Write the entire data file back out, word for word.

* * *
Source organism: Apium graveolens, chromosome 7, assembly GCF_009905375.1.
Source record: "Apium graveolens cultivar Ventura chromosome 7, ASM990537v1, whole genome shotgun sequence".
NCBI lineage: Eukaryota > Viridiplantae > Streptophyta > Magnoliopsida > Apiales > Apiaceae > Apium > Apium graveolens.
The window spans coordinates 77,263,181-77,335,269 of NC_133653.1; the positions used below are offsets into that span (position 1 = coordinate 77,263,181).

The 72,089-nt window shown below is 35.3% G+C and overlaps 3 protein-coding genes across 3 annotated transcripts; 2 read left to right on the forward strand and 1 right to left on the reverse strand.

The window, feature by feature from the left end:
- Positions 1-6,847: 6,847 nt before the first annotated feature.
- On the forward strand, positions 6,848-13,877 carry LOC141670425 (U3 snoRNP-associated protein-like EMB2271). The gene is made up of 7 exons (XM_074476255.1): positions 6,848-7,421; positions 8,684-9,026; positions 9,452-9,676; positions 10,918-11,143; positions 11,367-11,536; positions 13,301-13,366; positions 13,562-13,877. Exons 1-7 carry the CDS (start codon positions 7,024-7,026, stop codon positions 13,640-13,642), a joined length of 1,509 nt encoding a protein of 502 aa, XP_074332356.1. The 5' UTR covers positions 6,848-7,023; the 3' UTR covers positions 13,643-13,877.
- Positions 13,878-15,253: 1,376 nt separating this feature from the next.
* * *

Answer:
Source organism: Apium graveolens, chromosome 7, assembly GCF_009905375.1.
Source record: "Apium graveolens cultivar Ventura chromosome 7, ASM990537v1, whole genome shotgun sequence".
NCBI lineage: Eukaryota > Viridiplantae > Streptophyta > Magnoliopsida > Apiales > Apiaceae > Apium > Apium graveolens.
The window spans coordinates 77,263,181-77,335,269 of NC_133653.1; the positions used below are offsets into that span (position 1 = coordinate 77,263,181).

The 72,089-nt window shown below is 35.3% G+C and overlaps 3 protein-coding genes across 3 annotated transcripts; 2 read left to right on the forward strand and 1 right to left on the reverse strand.

The window, feature by feature from the left end:
- Positions 1-6,847: 6,847 nt before the first annotated feature.
- On the forward strand, positions 6,848-13,877 carry LOC141670425 (U3 snoRNP-associated protein-like EMB2271). The gene is made up of 7 exons (XM_074476255.1): positions 6,848-7,421; positions 8,684-9,026; positions 9,452-9,676; positions 10,918-11,143; positions 11,367-11,536; positions 13,301-13,366; positions 13,562-13,877. Exons 1-7 carry the CDS (start codon positions 7,024-7,026, stop codon positions 13,640-13,642), a joined length of 1,509 nt encoding a protein of 502 aa, XP_074332356.1. The 5' UTR covers positions 6,848-7,023; the 3' UTR covers positions 13,643-13,877.
- Positions 13,878-15,253: 1,376 nt separating this feature from the next.